In a large room on the second floor of the New Port Richey Public Library, a dozen students gathered around various video game consoles and a table full of card games. The March gaming session happened to fall on International TableTop Day, March 30.
Jessica Meredith, the library’s youth services librarian, started an open gaming session in January for pre-teens and teens to occupy them on the last Saturday of every month.
A Nintendo Wii, Xbox Kinect, and original Nintendo console, along with a large box of games to choose from, are available for students to use. There are also card games like Apples to Apples.
“I think a lot of teens in this area are not fortunate enough to have Internet or gaming systems at home,” Meredith said. “This is a chance for them to play and come to hang with friends. A lot of their parents are working two jobs.”
Despite being International TableTop Day, a holiday designated by celebrity gamers Felicia Day and Wil Wheaton for people to unplug and come together to play board games, the teens tended to gravitate toward the video games.
Faith Plotkin, 12, tags along to the library’s gaming session with her older brother, 15-year-old Liam. The siblings are homeschooled, and gaming sessions are an opportunity to get out of the house and play with other kids their age.
Matthew Vanvalkenburg, 15, is at the library on Main Street every Saturday, from opening to closing.
“This is fun because I’d never played on the Kinect before,” Matthew said. “I don’t get to play a lot of games at my house.”
The New Port Richey Library provides a variety of programming, much of which is geared toward kids. They include movie nights and an anime club.
It even gives teens the opportunity to provide feedback to library staff and ideas for future events through the Youth Offering Library Opinions Club.
“We want to get more opinions on what games the kids like to play,” Meredith said in explaining the reason behind YOLO Club.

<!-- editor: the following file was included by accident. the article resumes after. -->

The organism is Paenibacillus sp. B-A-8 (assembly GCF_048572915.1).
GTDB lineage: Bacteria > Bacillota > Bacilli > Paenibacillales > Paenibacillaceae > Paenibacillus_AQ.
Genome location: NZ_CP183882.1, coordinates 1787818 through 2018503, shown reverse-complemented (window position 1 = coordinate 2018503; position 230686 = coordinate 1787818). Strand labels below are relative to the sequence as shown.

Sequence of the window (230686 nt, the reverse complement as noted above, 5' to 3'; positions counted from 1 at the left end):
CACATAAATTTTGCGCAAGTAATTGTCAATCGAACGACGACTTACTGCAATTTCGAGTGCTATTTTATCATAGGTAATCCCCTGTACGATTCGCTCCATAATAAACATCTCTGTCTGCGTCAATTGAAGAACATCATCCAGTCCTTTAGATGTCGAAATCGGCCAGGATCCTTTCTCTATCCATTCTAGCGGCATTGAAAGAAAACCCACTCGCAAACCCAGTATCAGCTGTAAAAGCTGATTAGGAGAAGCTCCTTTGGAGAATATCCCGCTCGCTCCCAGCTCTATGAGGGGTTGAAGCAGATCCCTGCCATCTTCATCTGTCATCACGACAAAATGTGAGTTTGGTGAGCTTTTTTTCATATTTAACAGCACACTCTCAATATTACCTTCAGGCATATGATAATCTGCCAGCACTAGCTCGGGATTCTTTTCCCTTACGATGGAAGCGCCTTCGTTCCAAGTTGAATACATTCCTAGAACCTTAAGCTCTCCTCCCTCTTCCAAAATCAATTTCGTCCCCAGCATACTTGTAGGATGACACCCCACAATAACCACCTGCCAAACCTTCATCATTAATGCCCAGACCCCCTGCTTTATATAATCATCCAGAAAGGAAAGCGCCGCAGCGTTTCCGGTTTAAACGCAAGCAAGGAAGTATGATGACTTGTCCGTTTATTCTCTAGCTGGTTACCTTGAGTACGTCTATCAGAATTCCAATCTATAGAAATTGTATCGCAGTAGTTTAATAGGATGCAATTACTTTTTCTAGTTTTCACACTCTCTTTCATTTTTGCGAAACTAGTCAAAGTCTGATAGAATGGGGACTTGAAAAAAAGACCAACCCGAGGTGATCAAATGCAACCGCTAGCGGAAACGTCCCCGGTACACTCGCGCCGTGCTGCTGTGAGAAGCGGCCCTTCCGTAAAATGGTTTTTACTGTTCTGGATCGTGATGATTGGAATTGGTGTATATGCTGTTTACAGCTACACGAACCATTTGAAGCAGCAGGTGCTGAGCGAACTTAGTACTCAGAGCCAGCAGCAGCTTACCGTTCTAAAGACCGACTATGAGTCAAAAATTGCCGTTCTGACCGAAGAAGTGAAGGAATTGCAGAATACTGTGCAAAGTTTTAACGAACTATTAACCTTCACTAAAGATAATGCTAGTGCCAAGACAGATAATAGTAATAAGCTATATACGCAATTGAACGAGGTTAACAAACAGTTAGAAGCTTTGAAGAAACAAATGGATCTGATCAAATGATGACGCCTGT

Gaming in libraries is not new. Board and card games have long been a standard at many libraries internationally. Video games, on the other hand, have only recently been introduced, due to their tendency to be loud, and controversy among librarians about whether they cause violent behavior.
But at the New Port Richey Library, all of the games are rated “E for Everyone.” Numerous articles online give advice to libraries looking to incorporate video games into their programming.
Techsoup for Libraries, an online resource for librarians, says that gaming events “draw teens and their parents to the library. For years, librarians have worried that they’re ‘losing a generation.’ Teens have been visiting the library less often and checking out fewer books as their information and entertainment options increased. There’s increasing evidence that gaming events in the library will increase circulation and reading among young adults.”
It creates a connection between young adults and library staff and helps teens develop teamwork and organizational skills.
Meredith said she’d like to look more into Trading Card Games like Yu-Gi-Oh and Magic: The Gathering, as well as other types of hobby games.
There won’t be an open-gaming session in April, Meredith said, because all the rooms are booked for the month. The event will return in May and will more than likely be offered several times during the week during summer break.
“The librarians here know me and it’s a good place to come and play,” said 12-year-old D.J. Koning.